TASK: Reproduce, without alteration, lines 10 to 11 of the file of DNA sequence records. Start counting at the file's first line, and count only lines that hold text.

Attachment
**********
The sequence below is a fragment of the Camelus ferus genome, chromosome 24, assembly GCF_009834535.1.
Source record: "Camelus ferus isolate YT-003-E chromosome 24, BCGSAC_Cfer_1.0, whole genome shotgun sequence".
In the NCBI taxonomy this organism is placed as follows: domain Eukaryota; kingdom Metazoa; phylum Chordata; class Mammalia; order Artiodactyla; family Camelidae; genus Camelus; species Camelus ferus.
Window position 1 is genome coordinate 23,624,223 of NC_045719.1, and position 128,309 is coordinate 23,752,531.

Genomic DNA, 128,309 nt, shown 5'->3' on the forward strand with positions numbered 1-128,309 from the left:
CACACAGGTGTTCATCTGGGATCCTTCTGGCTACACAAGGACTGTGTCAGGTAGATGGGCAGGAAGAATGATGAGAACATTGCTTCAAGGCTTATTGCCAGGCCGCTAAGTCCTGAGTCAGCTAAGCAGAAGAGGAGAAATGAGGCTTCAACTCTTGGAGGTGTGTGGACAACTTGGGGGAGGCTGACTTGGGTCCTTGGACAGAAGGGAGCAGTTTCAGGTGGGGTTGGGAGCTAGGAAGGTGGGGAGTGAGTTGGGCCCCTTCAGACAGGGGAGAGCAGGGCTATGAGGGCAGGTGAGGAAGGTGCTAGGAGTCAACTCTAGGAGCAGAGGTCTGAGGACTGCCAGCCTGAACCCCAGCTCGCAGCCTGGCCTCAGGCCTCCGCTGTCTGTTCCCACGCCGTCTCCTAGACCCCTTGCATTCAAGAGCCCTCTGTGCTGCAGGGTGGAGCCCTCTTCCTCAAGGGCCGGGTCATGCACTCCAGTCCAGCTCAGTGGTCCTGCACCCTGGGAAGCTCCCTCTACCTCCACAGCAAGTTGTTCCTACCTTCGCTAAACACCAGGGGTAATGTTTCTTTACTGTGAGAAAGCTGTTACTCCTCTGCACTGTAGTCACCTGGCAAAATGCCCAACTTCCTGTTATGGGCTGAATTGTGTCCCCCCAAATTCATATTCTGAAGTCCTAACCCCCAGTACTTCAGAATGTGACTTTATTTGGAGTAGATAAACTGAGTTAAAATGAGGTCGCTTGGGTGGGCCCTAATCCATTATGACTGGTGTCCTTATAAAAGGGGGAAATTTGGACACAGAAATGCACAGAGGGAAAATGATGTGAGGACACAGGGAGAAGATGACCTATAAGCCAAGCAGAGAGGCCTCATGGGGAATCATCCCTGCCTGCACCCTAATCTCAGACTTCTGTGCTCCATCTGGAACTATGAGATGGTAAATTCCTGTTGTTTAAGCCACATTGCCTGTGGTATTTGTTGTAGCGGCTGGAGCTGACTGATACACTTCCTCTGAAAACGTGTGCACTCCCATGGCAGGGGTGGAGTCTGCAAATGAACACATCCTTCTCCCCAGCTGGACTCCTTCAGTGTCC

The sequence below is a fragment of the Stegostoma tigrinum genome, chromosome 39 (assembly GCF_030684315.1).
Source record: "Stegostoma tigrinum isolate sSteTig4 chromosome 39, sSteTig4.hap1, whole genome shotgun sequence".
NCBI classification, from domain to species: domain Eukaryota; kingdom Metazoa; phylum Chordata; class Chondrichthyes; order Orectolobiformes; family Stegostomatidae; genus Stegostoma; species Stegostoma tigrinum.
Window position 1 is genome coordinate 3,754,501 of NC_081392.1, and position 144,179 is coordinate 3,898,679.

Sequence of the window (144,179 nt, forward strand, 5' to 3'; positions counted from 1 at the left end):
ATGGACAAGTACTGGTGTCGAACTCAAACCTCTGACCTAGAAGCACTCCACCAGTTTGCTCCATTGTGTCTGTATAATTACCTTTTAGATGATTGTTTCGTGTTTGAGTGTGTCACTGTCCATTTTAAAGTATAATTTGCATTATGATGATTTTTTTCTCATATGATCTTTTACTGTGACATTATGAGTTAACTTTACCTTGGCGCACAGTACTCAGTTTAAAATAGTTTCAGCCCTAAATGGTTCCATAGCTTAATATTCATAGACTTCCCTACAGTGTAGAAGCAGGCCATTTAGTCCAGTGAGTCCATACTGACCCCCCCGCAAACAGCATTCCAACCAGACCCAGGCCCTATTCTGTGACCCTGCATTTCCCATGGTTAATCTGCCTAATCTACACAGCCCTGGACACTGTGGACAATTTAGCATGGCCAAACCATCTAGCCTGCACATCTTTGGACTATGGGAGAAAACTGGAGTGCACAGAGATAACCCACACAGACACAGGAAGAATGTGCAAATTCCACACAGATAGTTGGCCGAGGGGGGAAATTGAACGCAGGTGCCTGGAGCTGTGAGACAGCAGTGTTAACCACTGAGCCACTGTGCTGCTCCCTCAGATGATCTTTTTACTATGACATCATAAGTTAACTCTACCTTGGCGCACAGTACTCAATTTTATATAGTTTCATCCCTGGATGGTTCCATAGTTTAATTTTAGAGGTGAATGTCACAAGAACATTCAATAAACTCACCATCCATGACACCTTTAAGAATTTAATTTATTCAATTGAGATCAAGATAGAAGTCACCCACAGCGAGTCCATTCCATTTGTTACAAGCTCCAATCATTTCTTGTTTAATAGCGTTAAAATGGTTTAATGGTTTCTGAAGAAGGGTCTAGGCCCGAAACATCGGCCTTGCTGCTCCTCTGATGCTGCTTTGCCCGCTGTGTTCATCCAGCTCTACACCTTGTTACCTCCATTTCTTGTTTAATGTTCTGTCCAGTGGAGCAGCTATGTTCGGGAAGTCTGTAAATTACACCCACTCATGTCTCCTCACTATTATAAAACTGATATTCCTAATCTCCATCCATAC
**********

Window position 1 is genome coordinate 3,754,501 of NC_081392.1, and position 144,179 is coordinate 3,898,679.

Sequence of the window (144,179 nt, forward strand, 5' to 3'; positions counted from 1 at the left end):